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AB InBev Asia Unit’s Revived IPO Raises $5 Billion In Hong Kong IPO

AB InBev Asia Unit’s Revived IPO Raises $5 Billion In Hong Kong IPO
The proposed initial public offering (IPO) of the largest brewer of the world Anheuser-Busch InBev NV (AB InBev) was launched this month after the company had decided to postpone it in July because of “several factors, including the prevailing market conditions”.
However this time the company priced the IPO for its Asia-Pacific unit at the Hong Kong exchange lower at the bottom of a marketed range with the aim of raising about $5 billion. According to analysts, this also meant that the deal that the company has in the pipeline need to be lower in terms of valuations considering the ongoing protests in Hong Kong which has apparently unnerved investors.
In a separate listing, a Hong Kong IPO of up to $1.2 billion was launched on Tuesday by Topsports International Holdings, the sportswear business of Chinese footwear retailer Belle International.
These two above mentioned listing are now being considered as important for the Hong Kong stock exchange as analysts are now considering them to be indicators of the sentiment level of investors in the city considering the continuous anti-government and pro-democracy protests that are ongoing in the city currently and which have been going on for more than 16 weeks now. The protests have already impacted local business such as retail and tourism and dented the spirits of investors and the in the city which is also considered to be the financial hub of Asia.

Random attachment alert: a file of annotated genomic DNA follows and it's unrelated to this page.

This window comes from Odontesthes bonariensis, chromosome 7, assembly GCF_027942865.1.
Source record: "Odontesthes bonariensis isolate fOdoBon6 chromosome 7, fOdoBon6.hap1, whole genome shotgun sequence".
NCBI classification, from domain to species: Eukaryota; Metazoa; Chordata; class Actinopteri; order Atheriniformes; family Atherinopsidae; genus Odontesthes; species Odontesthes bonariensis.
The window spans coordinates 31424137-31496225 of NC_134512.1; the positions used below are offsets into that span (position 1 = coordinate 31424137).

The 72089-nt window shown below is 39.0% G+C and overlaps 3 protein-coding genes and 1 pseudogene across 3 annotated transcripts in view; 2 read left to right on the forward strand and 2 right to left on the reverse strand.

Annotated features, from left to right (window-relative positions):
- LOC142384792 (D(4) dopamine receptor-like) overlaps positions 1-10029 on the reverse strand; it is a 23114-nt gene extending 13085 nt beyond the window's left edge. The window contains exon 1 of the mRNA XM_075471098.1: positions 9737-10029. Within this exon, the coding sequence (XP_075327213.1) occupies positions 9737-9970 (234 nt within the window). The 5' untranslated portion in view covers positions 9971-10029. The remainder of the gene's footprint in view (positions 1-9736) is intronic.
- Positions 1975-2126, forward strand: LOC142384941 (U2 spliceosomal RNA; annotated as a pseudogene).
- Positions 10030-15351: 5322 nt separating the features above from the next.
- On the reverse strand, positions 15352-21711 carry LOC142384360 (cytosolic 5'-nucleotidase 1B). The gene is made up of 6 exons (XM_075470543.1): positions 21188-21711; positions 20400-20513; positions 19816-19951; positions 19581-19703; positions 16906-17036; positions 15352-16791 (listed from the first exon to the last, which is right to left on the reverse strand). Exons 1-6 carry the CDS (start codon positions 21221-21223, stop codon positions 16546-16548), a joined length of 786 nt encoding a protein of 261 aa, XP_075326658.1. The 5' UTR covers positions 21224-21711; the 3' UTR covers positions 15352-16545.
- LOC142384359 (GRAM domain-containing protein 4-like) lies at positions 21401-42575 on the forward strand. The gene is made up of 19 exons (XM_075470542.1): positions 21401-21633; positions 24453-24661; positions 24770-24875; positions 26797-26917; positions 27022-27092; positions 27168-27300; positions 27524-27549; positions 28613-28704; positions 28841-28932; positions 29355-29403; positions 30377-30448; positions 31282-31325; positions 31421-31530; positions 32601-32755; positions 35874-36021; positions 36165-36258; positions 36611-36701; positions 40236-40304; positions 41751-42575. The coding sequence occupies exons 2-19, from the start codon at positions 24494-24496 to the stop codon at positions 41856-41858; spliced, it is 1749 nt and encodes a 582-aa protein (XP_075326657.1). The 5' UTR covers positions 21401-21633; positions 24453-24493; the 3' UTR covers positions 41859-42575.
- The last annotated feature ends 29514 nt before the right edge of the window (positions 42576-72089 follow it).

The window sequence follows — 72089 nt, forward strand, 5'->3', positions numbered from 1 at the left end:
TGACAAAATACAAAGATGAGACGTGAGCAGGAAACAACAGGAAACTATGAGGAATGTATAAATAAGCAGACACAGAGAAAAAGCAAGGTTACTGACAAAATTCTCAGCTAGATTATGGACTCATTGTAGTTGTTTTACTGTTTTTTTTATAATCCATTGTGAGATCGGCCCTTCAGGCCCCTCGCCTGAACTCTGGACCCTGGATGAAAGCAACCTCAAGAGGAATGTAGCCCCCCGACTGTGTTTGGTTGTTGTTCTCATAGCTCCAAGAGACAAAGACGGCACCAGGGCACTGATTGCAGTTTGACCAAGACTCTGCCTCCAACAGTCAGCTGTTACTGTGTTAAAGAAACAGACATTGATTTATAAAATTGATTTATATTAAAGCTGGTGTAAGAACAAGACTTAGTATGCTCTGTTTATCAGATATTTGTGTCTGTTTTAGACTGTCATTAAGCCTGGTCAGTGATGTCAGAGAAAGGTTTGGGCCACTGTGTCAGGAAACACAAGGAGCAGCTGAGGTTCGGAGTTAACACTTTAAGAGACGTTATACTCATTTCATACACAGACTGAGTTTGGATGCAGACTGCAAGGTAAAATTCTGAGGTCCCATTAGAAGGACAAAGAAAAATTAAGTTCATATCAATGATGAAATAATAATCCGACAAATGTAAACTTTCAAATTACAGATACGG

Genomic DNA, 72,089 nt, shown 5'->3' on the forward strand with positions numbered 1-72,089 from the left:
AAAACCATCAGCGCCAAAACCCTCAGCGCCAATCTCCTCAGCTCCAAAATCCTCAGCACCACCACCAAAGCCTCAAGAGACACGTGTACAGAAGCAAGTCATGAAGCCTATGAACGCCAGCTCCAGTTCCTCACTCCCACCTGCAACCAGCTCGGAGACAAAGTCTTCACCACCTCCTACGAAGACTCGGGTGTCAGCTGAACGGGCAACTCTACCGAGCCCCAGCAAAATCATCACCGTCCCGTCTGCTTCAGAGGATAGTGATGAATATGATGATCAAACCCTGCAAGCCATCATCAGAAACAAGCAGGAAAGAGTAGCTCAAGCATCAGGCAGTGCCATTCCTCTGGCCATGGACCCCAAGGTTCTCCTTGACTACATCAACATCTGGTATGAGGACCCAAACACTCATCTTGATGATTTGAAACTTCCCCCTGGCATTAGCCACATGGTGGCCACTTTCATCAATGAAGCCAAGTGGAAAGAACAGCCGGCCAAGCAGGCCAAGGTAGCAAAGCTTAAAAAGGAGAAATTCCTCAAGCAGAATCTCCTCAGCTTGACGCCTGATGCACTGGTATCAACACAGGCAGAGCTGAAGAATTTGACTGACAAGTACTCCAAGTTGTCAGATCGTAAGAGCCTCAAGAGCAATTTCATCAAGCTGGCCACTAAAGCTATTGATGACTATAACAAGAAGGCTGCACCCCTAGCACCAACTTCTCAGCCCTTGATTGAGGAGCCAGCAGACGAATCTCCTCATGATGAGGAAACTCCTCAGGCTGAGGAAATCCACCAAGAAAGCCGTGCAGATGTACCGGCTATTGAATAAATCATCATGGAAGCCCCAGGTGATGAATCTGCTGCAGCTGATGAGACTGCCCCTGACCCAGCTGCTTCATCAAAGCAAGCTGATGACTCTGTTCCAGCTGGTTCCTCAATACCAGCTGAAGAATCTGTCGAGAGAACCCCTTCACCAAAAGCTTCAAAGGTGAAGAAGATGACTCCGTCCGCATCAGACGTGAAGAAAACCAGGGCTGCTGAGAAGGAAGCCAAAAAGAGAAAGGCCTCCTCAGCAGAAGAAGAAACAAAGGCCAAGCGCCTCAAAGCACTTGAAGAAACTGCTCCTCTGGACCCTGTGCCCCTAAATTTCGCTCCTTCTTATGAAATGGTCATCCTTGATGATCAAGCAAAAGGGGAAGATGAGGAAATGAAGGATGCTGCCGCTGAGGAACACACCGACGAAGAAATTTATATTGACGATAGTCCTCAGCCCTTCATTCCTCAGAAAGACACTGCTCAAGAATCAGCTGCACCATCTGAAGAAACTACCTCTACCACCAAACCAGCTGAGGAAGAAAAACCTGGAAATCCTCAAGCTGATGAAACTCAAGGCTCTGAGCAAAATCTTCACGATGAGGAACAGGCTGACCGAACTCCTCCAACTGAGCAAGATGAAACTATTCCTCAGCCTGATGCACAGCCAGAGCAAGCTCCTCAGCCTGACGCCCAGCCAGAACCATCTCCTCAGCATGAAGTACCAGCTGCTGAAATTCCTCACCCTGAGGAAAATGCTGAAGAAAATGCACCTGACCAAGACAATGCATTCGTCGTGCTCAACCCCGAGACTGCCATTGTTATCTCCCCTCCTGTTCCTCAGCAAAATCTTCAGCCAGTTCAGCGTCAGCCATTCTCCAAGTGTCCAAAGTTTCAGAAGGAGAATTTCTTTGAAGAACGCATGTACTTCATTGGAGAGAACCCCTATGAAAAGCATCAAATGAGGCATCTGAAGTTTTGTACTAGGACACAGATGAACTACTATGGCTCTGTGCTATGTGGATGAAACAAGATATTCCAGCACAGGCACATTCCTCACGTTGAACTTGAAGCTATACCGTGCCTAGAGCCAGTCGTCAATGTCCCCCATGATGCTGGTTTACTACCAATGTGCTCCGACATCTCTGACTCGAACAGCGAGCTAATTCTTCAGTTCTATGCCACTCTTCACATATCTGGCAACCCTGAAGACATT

The overall market and investor sentiment is also down because of the trade war between the United States and China as well as the slowdown of the global economy and trade.
According data from Refinitiv, so far this year, the second largest public listing globally has been the IPO of Budweiser Brewing Company APAC Ltd preceded only by the IPO in May this year of the US based ride hailing company Uber which was worth $8.1 billion.
AB InBev is the owner of more than 50 beer brands including names such as Stella Artois and Corona. The IPO for Budweiser was priced at HK$27 ($3.44) per share, the bottom end of the HK$27 to HK$30 indicative range, the company said on Tuesday.
The Australian operations of the AB InBev is not included in the revived IPO as the company has agreed to sell that business to Japan’s Asahi Group in a deal valued at $11 billion soon after the company decided to postpone the IPO previously.
Without the large but mature Australian business, the focus of the AB InBev’s Asia-Pacific business would be to ensure growth in the Asian markets such as those in China, India and Vietnam. Analysts say that is bifurcation of its business has helped sale of the IPO to investors.
“The company has top-notch assets and without the slow-growing Australian operations the deal has become more attractive than last time,” said sa report quoting one source with knowledge of the Budweiser IPO. “And today’s low end pricing would give the stock more upside potential in the public market.”

Christopher J. Mitchell

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